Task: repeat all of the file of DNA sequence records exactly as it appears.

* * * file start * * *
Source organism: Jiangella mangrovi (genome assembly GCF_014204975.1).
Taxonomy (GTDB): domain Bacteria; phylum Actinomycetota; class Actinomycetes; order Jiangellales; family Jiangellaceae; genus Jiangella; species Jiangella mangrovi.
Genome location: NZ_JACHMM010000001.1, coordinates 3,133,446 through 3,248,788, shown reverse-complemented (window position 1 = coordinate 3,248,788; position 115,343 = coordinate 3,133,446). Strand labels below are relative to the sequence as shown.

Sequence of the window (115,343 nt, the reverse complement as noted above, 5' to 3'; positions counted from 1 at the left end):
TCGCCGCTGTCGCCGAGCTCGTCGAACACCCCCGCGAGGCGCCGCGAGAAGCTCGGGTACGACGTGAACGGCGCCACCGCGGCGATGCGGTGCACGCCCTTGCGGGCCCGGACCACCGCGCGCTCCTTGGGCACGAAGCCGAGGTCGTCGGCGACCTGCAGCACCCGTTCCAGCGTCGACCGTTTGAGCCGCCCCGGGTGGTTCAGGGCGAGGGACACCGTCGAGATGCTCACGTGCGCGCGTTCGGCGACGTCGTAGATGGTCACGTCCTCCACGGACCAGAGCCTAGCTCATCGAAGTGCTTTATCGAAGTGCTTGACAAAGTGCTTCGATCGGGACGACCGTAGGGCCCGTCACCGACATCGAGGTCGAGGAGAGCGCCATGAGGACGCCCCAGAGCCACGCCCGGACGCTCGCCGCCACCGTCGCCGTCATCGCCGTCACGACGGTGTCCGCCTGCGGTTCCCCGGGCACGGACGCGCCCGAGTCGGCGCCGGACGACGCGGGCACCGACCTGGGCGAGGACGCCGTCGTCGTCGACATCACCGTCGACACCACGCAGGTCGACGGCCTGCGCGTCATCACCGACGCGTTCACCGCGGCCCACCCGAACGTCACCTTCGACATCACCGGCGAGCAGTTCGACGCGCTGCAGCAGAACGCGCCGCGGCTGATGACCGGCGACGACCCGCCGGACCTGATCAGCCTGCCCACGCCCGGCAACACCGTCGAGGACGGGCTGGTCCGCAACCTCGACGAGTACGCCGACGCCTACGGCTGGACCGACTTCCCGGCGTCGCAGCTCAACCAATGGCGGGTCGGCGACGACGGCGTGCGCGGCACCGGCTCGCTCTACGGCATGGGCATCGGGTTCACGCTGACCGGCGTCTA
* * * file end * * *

Source organism: Jiangella mangrovi (genome assembly GCF_014204975.1).
Taxonomy (GTDB): domain Bacteria; phylum Actinomycetota; class Actinomycetes; order Jiangellales; family Jiangellaceae; genus Jiangella; species Jiangella mangrovi.
Genome location: NZ_JACHMM010000001.1, coordinates 3,133,446 through 3,248,788, shown reverse-complemented (window position 1 = coordinate 3,248,788; position 115,343 = coordinate 3,133,446). Strand labels below are relative to the sequence as shown.

Sequence of the window (115,343 nt, the reverse complement as noted above, 5' to 3'; positions counted from 1 at the left end):
TCGCCGCTGTCGCCGAGCTCGTCGAACACCCCCGCGAGGCGCCGCGAGAAGCTCGGGTACGACGTGAACGGCGCCACCGCGGCGATGCGGTGCACGCCCTTGCGGGCCCGGACCACCGCGCGCTCCTTGGGCACGAAGCCGAGGTCGTCGGCGACCTGCAGCACCCGTTCCAGCGTCGACCGTTTGAGCCGCCCCGGGTGGTTCAGGGCGAGGGACACCGTCGAGATGCTCACGTGCGCGCGTTCGGCGACGTCGTAGATGGTCACGTCCTCCACGGACCAGAGCCTAGCTCATCGAAGTGCTTTATCGAAGTGCTTGACAAAGTGCTTCGATCGGGACGACCGTAGGGCCCGTCACCGACATCGAGGTCGAGGAGAGCGCCATGAGGACGCCCCAGAGCCACGCCCGGACGCTCGCCGCCACCGTCGCCGTCATCGCCGTCACGACGGTGTCCGCCTGCGGTTCCCCGGGCACGGACGCGCCCGAGTCGGCGCCGGACGACGCGGGCACCGACCTGGGCGAGGACGCCGTCGTCGTCGACATCACCGTCGACACCACGCAGGTCGACGGCCTGCGCGTCATCACCGACGCGTTCACCGCGGCCCACCCGAACGTCACCTTCGACATCACCGGCGAGCAGTTCGACGCGCTGCAGCAGAACGCGCCGCGGCTGATGACCGGCGACGACCCGCCGGACCTGATCAGCCTGCCCACGCCCGGCAACACCGTCGAGGACGGGCTGGTCCGCAACCTCGACGAGTACGCCGACGCCTACGGCTGGACCGACTTCCCGGCGTCGCAGCTCAACCAATGGCGGGTCGGCGACGACGGCGTGCGCGGCACCGGCTCGCTCTACGGCATGGGCATCGGGTTCACGCTGACCGGCGTCTA